Environments are varied and interesting.

Most of the action will take place inside buildings and structures.

Artificial intelligence in a Commandos game must be approached in a very different way from most strategy games. The player’s units themselves do nothing without direct input from the player. The rules of enemy behavior are very simple, on the one hand, yet very effective on the other. The player is never pitted against a computer-generated mastermind (as in C&C, HOMM, Civilization, etc.), but individual soldiers who, for the most part, all act the same way. That said, usually they act realistically enough to dissuade the player from effecting absurd plans of action.

Graphically, the game is a significant step up from the first and sets a new standard for isometric squad-based games in general. The backdrops are every bit as lush and interesting as the best of Baldur’s Gate 2, while the 3D characters possess a myriad of highly believable animations which put the latter’s 2D sprites to shame. You will find an incredible amount of detail adorning the sets of the 10+ missions in the game. Add to this a musical score that heightens the tension with rhythmic loops that never seem to resolve and the atmosphere calibrates perfectly to the gameplay and subject matter.


It seems a shame to bring up such niggling details when a game is as well-designed and involving as Commandos 2. But there are some issues that bear mentioning. First there is the occasional crash, infrequent but annoying nonetheless. Fortunately these crashes usually occur during loads, so no game data gets lost.

Second, if you have never played Commandos before, the tutorials can seem quite confusing and challenging. Indeed, once you get used to the interface and develop some techniques, you will probably never encounter anything so stumping again in the game. So, new players must make sure to pass through the initial frustration before forming a final opinion. Even after that first impression wears off, however, some players are not going to react well to the overall difficulty level of the game. While difficulty is, indeed, a virtue of the game, for some it will be a significant vice as well. This is definitely not a game for the impatient.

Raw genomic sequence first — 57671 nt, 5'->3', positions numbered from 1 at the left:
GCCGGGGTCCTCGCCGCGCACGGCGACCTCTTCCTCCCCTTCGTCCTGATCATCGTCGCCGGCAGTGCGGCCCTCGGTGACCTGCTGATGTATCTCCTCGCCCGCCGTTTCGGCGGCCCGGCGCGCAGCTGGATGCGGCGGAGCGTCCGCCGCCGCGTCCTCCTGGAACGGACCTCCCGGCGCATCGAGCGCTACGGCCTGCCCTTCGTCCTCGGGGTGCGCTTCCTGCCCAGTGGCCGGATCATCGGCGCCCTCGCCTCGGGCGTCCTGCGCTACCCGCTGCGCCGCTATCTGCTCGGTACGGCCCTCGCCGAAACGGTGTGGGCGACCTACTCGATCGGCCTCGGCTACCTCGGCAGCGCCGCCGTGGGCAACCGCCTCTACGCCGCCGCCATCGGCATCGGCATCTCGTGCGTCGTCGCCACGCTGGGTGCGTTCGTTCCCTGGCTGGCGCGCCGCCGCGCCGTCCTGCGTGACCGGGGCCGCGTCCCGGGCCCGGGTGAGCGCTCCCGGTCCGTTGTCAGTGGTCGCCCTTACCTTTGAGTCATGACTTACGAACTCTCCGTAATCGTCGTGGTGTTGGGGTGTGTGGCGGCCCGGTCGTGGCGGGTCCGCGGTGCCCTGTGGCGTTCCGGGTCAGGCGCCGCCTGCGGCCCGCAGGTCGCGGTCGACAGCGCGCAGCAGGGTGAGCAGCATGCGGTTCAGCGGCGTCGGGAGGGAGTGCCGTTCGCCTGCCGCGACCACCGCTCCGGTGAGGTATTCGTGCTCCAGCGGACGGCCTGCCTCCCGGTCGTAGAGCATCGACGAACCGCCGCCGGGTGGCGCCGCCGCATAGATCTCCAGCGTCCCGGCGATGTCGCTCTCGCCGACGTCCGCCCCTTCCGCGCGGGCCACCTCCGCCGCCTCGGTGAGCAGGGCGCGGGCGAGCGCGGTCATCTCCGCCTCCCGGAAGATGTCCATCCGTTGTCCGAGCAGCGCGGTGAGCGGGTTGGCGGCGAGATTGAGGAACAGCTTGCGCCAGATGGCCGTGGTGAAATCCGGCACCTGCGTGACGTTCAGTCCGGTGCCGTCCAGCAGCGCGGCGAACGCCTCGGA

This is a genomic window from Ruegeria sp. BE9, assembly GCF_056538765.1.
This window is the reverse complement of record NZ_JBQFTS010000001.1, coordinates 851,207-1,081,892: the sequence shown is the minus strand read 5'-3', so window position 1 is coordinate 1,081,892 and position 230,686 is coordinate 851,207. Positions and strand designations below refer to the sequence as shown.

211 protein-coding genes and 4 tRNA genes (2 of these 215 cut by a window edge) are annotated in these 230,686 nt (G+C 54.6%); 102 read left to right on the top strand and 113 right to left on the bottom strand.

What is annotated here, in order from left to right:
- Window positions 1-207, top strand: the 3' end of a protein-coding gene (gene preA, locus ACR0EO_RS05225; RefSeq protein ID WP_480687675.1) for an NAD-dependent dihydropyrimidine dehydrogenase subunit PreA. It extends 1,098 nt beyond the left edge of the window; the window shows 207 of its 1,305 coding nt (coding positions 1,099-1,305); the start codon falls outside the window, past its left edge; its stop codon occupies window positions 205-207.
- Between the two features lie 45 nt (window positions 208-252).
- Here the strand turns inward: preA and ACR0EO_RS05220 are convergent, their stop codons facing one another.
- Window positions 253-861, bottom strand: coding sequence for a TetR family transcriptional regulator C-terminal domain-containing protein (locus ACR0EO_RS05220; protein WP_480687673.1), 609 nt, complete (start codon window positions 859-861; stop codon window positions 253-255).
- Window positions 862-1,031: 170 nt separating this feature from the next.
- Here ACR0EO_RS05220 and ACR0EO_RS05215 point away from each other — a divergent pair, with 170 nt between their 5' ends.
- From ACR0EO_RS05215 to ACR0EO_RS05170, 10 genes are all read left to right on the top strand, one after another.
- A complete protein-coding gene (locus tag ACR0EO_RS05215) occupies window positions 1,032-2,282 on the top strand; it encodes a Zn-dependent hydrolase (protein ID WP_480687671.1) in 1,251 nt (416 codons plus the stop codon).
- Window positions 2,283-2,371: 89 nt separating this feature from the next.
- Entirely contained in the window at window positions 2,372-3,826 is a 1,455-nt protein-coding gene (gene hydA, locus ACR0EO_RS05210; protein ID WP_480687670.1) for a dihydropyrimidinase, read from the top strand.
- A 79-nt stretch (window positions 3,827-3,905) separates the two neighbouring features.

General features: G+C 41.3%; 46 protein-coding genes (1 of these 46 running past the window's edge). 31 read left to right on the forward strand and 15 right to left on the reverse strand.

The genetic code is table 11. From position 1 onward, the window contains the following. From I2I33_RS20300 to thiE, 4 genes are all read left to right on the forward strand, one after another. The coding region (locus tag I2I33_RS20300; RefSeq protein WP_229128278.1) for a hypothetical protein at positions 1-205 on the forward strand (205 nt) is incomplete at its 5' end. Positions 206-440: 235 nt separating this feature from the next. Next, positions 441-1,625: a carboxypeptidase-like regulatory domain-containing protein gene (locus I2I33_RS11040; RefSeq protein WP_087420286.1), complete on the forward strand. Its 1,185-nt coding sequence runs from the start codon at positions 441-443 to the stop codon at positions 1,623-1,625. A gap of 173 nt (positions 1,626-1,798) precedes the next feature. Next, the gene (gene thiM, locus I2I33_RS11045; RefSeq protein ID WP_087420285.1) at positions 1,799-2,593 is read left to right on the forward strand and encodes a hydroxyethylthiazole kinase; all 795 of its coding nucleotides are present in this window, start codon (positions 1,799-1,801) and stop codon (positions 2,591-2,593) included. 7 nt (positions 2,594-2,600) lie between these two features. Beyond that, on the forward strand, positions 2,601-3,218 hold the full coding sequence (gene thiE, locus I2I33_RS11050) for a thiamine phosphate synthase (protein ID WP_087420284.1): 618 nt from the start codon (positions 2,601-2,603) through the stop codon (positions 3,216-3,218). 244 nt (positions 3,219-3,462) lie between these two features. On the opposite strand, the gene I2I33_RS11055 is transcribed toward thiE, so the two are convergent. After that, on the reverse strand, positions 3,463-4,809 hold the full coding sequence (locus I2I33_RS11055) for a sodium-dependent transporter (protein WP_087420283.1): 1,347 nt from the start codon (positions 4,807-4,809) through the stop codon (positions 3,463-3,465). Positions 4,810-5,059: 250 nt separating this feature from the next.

Lastly, the laconic and silly commando voices of the first Commandos are not significantly improved upon here. Selecting a commando will cause said commando to repeat his or her signature phrase every time--a fact which, over the course of the game goes far beyond the merely grating and tends to adversely affect the meticulously constructed sense of “being there”. It’s not even as if the voices are believable. Cartoonish, Caricature-like, are terms that spring quickly to mind when considering them.


Artificial intelligence is pretty good in this game, giving you a fair challenge.

It's too bad the developers decided to stick with really inappropriate voice-overs.

Top game moment: Climbing the Eifel Tower towards the end of the game in order to contact headquarters after a job well done.

If strategy games were often picked for game of the year, I’m sure Commandos 2 would get a great deal of votes from major reviewers. The game is full of detail and variety outlined against a brilliantly tense graphical and musical atmosphere. There are quirks and blips to be found, and the action is not always entirely believable, but for sheer mental immersion, there are very few competitors on the market. Expect many hours of fun and delicious frustration from this one. To be sure, people who love blasting through games are going to run into a fairly solid wall in Commandos 2, while those gamers who like to take their time, plot out their moves will be rewarded in pure gaming gold.


Game advertisements by <a href="http://www.game-advertising-online.com" target="_blank">Game Advertising Online</a> require iframes.

Videos

Comments